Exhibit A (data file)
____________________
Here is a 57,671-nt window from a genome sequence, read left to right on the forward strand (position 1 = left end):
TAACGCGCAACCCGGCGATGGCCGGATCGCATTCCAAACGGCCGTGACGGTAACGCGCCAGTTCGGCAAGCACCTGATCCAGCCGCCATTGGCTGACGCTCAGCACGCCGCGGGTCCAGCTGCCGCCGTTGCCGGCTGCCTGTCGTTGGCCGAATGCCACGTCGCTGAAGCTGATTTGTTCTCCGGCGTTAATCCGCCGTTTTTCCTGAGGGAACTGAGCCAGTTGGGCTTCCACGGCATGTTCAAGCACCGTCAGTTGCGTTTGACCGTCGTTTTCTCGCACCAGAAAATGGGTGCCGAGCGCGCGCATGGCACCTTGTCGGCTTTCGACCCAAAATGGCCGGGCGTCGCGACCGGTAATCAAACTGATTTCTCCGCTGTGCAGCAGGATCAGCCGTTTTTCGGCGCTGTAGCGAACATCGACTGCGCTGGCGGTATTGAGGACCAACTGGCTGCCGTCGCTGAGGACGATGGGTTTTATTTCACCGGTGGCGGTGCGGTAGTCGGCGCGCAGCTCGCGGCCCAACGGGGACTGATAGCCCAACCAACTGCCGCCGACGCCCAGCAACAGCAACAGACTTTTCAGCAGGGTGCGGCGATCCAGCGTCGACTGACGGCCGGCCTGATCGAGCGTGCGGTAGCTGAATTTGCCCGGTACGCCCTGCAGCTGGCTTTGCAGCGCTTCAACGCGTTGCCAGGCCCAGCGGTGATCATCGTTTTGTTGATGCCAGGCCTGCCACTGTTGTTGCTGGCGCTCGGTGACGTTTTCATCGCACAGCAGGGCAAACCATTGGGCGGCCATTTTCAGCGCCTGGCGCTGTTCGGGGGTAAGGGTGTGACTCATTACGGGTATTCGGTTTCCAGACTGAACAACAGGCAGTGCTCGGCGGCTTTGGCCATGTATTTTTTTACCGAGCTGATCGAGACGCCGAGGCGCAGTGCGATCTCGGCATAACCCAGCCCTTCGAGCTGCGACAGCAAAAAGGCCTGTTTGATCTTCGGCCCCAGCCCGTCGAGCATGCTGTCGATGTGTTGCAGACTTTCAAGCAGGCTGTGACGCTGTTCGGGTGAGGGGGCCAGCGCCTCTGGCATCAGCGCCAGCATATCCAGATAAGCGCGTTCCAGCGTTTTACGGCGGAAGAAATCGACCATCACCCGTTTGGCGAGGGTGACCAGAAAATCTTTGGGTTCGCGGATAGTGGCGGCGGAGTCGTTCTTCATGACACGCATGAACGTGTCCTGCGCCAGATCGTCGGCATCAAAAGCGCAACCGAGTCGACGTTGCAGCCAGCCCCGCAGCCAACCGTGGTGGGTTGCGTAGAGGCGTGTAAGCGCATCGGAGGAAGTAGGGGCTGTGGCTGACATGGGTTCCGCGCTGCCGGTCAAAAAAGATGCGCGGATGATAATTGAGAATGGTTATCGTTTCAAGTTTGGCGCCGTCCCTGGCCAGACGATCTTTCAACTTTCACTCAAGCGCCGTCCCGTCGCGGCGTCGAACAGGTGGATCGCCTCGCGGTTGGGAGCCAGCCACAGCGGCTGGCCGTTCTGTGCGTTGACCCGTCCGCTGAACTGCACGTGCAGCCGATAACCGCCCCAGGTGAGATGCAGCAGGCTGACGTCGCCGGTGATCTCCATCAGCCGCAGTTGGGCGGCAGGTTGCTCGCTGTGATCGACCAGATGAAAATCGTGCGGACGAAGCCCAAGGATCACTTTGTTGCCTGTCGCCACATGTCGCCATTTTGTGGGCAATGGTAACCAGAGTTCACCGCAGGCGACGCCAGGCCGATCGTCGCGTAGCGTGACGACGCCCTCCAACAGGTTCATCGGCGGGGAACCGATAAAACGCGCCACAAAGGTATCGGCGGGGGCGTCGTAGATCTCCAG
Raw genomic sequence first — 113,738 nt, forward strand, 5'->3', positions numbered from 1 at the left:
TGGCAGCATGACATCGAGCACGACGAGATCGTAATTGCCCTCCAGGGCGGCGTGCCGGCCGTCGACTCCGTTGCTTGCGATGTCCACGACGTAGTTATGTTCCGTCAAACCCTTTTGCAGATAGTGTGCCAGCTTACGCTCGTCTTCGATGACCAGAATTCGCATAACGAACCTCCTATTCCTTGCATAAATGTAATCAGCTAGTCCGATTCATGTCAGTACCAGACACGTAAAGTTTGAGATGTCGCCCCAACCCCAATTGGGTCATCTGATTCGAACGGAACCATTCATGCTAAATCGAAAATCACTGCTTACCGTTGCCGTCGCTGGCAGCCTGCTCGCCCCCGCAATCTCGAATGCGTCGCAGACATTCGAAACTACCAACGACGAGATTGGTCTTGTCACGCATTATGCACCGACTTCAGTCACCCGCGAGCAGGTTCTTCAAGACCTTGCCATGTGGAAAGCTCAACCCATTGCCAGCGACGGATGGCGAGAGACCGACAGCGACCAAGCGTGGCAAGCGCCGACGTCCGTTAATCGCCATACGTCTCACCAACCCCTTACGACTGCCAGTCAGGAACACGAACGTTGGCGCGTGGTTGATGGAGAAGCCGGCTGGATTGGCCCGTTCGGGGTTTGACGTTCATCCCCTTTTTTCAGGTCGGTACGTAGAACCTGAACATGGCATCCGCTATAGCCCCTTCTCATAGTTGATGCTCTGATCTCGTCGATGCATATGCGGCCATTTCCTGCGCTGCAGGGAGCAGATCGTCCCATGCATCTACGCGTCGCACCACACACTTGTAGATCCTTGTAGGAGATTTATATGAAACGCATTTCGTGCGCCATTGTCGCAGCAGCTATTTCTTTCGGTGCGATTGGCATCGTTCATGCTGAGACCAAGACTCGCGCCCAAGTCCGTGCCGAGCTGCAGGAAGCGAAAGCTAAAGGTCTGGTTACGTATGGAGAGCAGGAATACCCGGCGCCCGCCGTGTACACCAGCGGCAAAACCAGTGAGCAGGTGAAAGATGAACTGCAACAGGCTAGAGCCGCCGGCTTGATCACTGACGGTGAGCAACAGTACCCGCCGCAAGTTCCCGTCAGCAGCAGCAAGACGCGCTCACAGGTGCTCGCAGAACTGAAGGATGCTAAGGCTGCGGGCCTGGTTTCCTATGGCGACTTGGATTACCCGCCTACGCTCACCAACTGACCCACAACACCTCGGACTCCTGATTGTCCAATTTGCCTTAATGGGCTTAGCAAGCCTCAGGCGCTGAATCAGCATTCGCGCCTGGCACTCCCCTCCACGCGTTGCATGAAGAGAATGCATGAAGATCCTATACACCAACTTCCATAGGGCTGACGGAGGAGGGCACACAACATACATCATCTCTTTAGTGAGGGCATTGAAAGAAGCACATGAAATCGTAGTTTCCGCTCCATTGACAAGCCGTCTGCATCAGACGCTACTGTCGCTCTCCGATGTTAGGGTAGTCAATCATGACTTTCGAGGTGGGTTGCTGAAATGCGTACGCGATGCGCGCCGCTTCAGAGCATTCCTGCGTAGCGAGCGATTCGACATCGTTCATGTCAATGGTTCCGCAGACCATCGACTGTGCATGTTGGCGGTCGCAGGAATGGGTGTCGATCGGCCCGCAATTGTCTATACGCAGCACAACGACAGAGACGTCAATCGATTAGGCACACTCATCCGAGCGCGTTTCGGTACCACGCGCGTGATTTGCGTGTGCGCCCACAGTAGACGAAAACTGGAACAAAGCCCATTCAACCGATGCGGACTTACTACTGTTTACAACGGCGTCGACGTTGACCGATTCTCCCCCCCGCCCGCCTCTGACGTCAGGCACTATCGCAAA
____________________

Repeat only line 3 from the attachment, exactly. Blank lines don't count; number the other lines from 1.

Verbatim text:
Raw genomic sequence first — 113,738 nt, forward strand, 5'->3', positions numbered from 1 at the left: